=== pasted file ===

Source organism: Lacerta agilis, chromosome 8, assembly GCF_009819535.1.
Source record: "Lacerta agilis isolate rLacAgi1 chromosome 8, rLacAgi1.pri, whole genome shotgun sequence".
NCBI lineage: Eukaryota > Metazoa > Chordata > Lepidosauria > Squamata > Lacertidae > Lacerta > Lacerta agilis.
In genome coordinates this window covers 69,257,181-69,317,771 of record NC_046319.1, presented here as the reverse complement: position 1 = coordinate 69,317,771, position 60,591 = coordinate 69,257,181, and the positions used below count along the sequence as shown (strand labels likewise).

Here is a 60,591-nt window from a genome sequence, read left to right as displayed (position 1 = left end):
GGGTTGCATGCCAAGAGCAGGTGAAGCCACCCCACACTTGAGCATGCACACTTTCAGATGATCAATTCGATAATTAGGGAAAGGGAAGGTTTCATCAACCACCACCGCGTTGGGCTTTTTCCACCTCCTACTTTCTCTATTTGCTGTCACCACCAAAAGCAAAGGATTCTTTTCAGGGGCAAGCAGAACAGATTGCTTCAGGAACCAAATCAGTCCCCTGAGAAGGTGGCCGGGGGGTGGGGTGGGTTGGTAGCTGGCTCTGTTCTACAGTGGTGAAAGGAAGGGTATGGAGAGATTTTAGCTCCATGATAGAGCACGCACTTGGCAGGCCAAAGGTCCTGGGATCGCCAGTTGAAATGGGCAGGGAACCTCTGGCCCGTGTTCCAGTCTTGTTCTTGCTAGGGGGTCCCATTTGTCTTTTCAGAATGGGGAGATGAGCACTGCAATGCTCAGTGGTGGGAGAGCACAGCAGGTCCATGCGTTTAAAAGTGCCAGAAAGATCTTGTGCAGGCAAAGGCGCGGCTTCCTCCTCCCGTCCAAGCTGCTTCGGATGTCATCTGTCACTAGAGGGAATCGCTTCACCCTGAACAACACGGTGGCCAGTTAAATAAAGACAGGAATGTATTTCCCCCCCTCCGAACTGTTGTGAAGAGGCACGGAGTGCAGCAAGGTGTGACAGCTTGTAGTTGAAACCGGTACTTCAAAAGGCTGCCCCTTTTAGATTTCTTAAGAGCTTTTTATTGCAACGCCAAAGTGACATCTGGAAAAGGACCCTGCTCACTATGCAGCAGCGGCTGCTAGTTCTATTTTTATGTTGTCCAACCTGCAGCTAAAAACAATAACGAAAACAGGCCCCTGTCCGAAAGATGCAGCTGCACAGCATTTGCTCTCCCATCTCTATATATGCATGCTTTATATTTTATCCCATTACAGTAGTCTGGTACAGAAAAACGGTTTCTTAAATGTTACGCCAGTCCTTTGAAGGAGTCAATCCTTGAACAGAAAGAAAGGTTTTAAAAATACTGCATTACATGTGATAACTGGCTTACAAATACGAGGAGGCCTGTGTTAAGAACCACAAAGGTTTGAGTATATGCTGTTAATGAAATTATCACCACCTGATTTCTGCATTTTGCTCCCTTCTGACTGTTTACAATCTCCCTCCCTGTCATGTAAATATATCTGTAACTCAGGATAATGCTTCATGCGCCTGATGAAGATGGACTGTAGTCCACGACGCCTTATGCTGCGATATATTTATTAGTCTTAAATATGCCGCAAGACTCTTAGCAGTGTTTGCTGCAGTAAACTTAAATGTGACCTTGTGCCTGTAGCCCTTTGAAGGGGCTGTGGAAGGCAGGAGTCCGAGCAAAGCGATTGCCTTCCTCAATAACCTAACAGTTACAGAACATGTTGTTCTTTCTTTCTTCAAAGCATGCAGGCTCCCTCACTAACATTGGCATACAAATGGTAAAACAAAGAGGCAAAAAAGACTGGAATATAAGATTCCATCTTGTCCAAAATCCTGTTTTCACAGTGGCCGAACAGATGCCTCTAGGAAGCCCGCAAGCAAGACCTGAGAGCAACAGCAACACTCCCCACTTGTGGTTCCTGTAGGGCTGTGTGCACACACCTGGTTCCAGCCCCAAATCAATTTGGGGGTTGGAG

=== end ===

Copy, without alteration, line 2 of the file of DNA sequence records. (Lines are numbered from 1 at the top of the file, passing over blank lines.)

Source record: "Lacerta agilis isolate rLacAgi1 chromosome 8, rLacAgi1.pri, whole genome shotgun sequence".